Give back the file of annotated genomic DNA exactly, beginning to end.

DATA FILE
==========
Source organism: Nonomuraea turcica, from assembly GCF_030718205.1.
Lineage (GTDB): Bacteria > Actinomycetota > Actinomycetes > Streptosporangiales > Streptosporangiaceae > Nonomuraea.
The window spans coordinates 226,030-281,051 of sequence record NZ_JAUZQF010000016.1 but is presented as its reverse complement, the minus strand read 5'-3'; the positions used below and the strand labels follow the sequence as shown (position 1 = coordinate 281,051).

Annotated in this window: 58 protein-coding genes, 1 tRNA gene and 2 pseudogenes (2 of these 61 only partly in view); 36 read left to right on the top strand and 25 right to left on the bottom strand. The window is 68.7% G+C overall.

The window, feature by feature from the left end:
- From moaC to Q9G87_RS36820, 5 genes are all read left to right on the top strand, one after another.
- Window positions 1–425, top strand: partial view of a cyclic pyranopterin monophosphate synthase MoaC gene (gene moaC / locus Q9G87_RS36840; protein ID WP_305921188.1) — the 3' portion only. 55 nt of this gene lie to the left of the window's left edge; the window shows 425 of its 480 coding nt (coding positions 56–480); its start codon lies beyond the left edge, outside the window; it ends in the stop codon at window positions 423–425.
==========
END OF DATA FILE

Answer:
Source organism: Nonomuraea turcica, from assembly GCF_030718205.1.
Lineage (GTDB): Bacteria > Actinomycetota > Actinomycetes > Streptosporangiales > Streptosporangiaceae > Nonomuraea.
The window spans coordinates 226,030-281,051 of sequence record NZ_JAUZQF010000016.1 but is presented as its reverse complement, the minus strand read 5'-3'; the positions used below and the strand labels follow the sequence as shown (position 1 = coordinate 281,051).

Annotated in this window: 58 protein-coding genes, 1 tRNA gene and 2 pseudogenes (2 of these 61 only partly in view); 36 read left to right on the top strand and 25 right to left on the bottom strand. The window is 68.7% G+C overall.

The window, feature by feature from the left end:
- From moaC to Q9G87_RS36820, 5 genes are all read left to right on the top strand, one after another.
- Window positions 1–425, top strand: partial view of a cyclic pyranopterin monophosphate synthase MoaC gene (gene moaC / locus Q9G87_RS36840; protein ID WP_305921188.1) — the 3' portion only. 55 nt of this gene lie to the left of the window's left edge; the window shows 425 of its 480 coding nt (coding positions 56–480); its start codon lies beyond the left edge, outside the window; it ends in the stop codon at window positions 423–425.